A name like Neverend inspires a nostalgic step back into the childhood classic film The Neverending Story; its cast of unforgettable characters (Falkor the Luck Dragon, the Rock Biter) its daydream-fertile settings (the Swamp of Sadness, the Ivory Tower), and its epic end-of-the-fantasy-world-as-we-know-it impetus. And no D&D-inspired film has ever come close to swirling up an antagonist force as endlessly devouring as The Nothing. (Bonus points if Stephen King's The Langoliers at least came to mind.)
Neverend slides you into the snugly-fitted leather trousers of Agavaen (pronounced something like "Azkaban") our fallen fairy-turned-thief-turned-vigilante protagonist. Unfortunately, in the land of Neverend, unforgettable characters and settings are eschewed for bargain-bin fantasy leftovers, hyuk-hyuk acting, and a female lead that's less assertive and empowered, and more whiny and whimsical.
With no honor among thieves, the script opens with a weakly-penned blot of dramatic irony while we witness a treasure trove of loot being swiped from a band of thieves (an inside job) and, the next morning, Agavaen being recklessly accused of the theft's occurrence. She, girlish and charmingly enough, persuades one of the remaining not-so-Merry-Men to show the distraught rogue captain the business end of their long swords. Of course, Agavaen could just as likely make fun of the would-be cooperative thug and lose an ally in the mutinous showdown with the captain.
This is the prologue to the "fork in the road" gameplay that feebly nods its head in this choose-your-own-adventure title. But with the "good" and "bad" choices not daring to straddle any ambiguous moral territory, the "right" and "wrong" answers are transparent in appearance and porous in application.
But at least the ball is rolling with our fallen fairy's series of unfortunate events. Her wings apparently clipped at a fairy defrocking ceremony, Agavaen embarks on zig-zagging marathons through trackless deciduous forests, ravine-steep canyons, and baffling town layouts.
Peppered over the map are scripted and random encounters with "memorable" foes like Hulking Man and Wolf. Agavaen tackles Sominex-drenched conversations with witty parry-and-thrust dialogue like "What are you doing?" and "So, what's going on over here?" Indeed, what else would you ask two characters named "Woodcutter," one of which is voiced over with a shameless Beavis impersonation? Much like the woodcutters, I find myself rather stumped.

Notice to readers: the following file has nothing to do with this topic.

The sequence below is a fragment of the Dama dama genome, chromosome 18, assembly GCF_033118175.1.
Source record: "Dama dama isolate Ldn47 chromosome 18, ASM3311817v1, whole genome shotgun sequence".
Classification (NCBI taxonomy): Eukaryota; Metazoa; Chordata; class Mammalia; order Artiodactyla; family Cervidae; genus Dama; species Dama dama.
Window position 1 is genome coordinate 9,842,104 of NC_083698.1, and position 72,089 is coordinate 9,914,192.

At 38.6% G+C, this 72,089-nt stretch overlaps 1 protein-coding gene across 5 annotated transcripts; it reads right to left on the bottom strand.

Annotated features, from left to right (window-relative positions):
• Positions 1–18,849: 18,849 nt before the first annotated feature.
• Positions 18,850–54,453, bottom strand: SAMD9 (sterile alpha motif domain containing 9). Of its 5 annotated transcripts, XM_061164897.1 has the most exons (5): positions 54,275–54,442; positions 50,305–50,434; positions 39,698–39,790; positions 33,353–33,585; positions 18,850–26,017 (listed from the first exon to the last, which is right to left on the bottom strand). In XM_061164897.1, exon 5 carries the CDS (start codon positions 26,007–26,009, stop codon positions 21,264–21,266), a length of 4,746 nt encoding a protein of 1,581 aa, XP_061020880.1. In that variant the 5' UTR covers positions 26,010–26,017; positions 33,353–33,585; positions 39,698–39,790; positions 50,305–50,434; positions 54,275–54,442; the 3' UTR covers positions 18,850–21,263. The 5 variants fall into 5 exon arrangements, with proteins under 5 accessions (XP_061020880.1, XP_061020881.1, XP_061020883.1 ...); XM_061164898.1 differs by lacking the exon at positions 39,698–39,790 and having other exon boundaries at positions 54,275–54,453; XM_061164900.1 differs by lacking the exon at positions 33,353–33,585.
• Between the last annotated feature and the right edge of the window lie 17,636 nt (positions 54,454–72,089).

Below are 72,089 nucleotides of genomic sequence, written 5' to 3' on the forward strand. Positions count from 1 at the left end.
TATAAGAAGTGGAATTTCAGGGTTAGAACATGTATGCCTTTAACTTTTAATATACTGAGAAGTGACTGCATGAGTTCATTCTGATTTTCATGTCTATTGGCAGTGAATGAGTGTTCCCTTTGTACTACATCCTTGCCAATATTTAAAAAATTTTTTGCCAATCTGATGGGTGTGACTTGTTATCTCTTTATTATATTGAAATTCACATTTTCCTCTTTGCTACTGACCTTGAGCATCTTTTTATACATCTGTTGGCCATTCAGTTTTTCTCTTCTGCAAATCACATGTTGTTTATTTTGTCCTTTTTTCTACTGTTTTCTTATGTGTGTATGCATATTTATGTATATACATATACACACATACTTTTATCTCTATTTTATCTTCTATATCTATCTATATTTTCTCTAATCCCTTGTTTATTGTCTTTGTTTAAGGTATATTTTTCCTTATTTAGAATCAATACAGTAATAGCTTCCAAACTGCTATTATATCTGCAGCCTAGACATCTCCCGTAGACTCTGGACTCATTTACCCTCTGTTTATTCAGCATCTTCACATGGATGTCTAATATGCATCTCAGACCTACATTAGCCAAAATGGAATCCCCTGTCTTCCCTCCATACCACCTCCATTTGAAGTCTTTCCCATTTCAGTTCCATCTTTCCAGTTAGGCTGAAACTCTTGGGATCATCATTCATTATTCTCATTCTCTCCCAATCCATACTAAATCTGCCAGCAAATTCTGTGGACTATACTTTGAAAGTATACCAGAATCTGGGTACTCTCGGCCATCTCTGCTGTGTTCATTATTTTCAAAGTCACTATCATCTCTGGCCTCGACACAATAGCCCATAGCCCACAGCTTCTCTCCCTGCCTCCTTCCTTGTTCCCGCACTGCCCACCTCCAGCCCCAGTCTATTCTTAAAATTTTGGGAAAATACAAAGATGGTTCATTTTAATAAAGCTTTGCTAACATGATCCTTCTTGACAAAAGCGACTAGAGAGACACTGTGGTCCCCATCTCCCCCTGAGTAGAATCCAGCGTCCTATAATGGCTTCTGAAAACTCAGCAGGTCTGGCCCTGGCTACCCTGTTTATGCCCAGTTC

Amidst her growing RPG-standard ability scores (with the faculty to go with swords, sorcery, or a little bit of both), our hapless heroine sidetracks on a myriad of ABC errant-boy missions laced with paltry rewards, few of which seek to enliven the past, present, or future of Neverend's people and places.
Further discouraging open-ended exploration is the game's inability to recognize whether a story branch is relevant to Agavaen or not, considering her position in the game's timeline. Without provocation, townspeople hand over random objects and information completely out of context -- and not in a conspiratorial "Psst, I've got something you'll need soon" kind of way.
The weak-spined sense of adventure does, however, drag itself across some picturesque landscaping from time to time. It's a brow-wrinkling mix of pixilated, photorealistic, and enlarged-to-show-texture backdrops and static environs, with Agavaen negotiating its Coyote Ugly good looks with semi-competence. The camera is due its daily dose of Ritalin, with the 2-D camera in love with dashing around every corner of the compass, and the 3-D Final Fantasy conflicts running the cameraman off into the bushes as least once per battle.
With these battles comes a blindfolded sense of balance. Random encounters plunk you in the pit with a creature too far up the food chain, putting you on the losing side of a one-shot-one-kill encounter, rewarding you with a "You Lose" banner to sum up your time in Neverend (please come again). There's not even any guesswork involved as the exponential number of enemy hit points clearly spells out defeat before the final blow is landed. The counterpoint is that, even as the enemies scale up in difficulty to match your level (a la Oblivion), you'll still be shoving a boot down a regular wolf's throat long after you've graduated to thwarting anemic-looking werewolves (how's that for a change of pace?)
The only other change of pace granted Agavaen comes from fighting an endless and game-stopping series of crash-to-desktop bugs. Coming from a game that's grasping at straws, that's the final straw.
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